The following budget information for Central Oregon Community College was prepared by the COCC Fiscal Service Office. Additional information is available upon request.
Current Budget Information
COCC Budget Report
- COCC Budget 2012-13 (pdf)
- COCC Audit 2012 (pdf)
- Previous Budget and Audit Reports
2012-13 Budget Message
- Dr. James Middleton, President
The budget development period is a time to look back and look forward. Reviewing the 2011/12 budget to date and projects, COCC has managed its fiscal affairs well in a challenging time. We project that the Board Budget Reserve will grow by approximately $1million more than projected in the original budget development - mostly due to the robust summer school enrollment and a strong end-of-year carryover from the 2010/11 budget. The 2011/12 Capital Project Fund support COCC's most ambitious concentration of facility projects in the institution's history with completion of the Culinary Center, Madras Center, Prineville Center, Ponderosa Hall renovations, Mazama Hall renovations to support our exemplary Math Redesign projects, Newberry Hall renovations and installation of a new phone system; scheduled completion in spring and summer of the Health Careers Center and the Science Center; substantial design work on the Redmond Campus's Technology Education Center and the Chandler Center in Bend. The General Fund supported implementation of a new student services audit program to analyze progress toward degrees and certificates, additional software systems for automating the process of moving students from class waitlists to empty seats as they become available, an increase in full-time faculty positions, expanded staffing for academic support and advising, significant improvements in data network and security, new academic program initiatives in Non-Destructive Testing, Entrepreneurism, Veterinary Technician, Exercise Science and other areas. Additionally, COCC set the foundation for strengthening our fiscal and operational future through enhanced programming and fiscal success of the culinary program and through initiating the mixed-use real estate project in partnership with William Smith Properties, Inc. All of these were extraordinary accomplishments in times of fiscal challenge.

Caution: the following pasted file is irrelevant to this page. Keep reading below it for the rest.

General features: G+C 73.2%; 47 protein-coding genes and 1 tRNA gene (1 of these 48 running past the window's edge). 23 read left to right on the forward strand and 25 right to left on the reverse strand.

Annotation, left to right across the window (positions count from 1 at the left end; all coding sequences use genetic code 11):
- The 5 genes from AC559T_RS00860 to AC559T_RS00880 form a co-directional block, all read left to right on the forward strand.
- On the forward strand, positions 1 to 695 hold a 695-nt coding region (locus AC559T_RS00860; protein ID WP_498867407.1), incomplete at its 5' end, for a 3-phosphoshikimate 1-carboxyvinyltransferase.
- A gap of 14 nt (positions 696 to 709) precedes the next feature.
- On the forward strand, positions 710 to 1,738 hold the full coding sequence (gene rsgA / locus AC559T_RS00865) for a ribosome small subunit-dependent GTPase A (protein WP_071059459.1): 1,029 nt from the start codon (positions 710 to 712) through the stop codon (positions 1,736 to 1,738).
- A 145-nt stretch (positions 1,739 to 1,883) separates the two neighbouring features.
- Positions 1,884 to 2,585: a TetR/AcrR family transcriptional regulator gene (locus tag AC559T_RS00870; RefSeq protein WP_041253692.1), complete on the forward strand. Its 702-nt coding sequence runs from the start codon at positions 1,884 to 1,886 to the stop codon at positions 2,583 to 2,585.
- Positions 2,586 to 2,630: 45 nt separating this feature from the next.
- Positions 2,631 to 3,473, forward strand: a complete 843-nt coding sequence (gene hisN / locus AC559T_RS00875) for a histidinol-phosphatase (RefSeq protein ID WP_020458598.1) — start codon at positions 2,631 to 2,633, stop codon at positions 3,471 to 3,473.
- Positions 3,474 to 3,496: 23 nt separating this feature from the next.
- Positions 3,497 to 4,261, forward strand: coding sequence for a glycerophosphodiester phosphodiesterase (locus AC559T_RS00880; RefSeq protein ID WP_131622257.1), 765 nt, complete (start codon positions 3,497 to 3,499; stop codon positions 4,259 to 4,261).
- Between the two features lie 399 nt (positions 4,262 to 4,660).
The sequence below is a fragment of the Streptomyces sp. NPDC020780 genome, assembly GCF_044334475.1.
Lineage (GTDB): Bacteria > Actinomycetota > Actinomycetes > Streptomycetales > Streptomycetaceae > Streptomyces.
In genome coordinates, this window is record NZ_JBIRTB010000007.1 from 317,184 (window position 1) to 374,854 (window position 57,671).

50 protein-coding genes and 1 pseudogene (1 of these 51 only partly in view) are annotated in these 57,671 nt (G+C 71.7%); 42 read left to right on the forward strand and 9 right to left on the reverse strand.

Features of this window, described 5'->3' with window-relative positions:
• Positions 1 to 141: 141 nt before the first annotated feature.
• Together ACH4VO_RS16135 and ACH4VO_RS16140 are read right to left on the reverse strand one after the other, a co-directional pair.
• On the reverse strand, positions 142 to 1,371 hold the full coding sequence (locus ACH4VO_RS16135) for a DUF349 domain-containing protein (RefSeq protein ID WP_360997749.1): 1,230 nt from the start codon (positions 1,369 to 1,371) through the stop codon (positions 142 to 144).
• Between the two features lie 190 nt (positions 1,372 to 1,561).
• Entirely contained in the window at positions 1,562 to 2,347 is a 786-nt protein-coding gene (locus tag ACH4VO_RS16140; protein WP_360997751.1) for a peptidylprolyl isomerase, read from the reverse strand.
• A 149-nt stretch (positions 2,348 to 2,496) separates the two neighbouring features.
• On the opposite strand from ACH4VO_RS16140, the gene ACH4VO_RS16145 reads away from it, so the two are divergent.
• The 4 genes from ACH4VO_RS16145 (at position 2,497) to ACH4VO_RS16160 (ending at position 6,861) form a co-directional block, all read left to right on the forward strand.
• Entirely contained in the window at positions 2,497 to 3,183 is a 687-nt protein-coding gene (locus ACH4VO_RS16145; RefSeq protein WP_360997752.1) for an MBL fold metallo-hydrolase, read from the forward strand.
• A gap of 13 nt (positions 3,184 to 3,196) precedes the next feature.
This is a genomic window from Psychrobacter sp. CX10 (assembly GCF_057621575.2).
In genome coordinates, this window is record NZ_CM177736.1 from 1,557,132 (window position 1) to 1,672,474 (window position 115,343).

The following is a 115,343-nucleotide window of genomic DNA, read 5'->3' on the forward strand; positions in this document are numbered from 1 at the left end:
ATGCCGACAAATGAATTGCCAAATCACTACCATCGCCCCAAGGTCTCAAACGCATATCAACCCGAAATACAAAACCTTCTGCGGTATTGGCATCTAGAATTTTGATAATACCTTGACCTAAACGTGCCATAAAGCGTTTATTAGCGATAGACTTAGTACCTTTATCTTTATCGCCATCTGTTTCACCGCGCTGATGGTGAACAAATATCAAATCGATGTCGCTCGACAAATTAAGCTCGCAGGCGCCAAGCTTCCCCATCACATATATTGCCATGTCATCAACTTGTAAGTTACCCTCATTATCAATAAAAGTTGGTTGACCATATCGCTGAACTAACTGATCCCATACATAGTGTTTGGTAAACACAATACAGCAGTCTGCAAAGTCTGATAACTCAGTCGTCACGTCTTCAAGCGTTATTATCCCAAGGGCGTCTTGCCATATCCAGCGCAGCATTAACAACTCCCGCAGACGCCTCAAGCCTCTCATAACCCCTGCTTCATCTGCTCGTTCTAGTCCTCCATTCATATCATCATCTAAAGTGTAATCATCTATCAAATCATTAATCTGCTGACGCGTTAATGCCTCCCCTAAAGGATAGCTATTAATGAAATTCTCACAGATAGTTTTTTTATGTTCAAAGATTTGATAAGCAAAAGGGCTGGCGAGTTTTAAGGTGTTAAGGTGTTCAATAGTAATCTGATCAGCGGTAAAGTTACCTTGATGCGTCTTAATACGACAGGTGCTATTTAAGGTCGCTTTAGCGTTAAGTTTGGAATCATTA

As we move into the 2012/13 fiscal year, there are potential rays of hope on the economic horizon, but the Central Oregon region and State as a whole continue to feel the impact of the multi-year recession. Income from property taxes continues to stagnate or decline (projected to decline an additional 1% after a 1.8% drop in the current year); State funding continues to drop below prior expectations. With the recent close of the 2012 Special Legislative Session, funding for community colleges will decline in the second year of the biennium. The biennium funding is being reduced by 3.5%, but since this is being applied entirely to year-two of the biennium, 2012/13 State funding will be 7% below the 2011/12 level. Total public resources (State funds plus local property tax receipts) are virtually the same as 2007/8 in spite of the fact that credit full-time equivalent enrollment has almost doubled over that period.
COCC is particularly challenged due to the stagnation of property tax revenue and declining State funding while our enrollment has exploded. In 2007, we projected that by 2012/13, COCC would receive over $4,100 in combined total public resources (State + property taxes) per FTE. We are now projecting only slightly more than $2,500 per student. This shift has required COCC to be more cost efficient and has likely compromised some of our services to students and the community.
While the challenges are significant, COCC's history of conservative fiscal planning and efficient operations have sustained the institution well in this challenging period and placed the institution in a position relatively better than other regional community colleges. However, the challenges are significant. COCC faculty and staff truly "stepped up" over the past few years to meet an extraordinary demand for educational services. With significant growth, it is important to increase staffing and other expenditures to support quality and continue to serve demand.
To meet these needs, the 2012/13 budget recommendation included three strategic actions:
(1) Though staffing positions, technology expenditures and other expenditures are increased, the college is able to fund only about 50% of identified additional needs.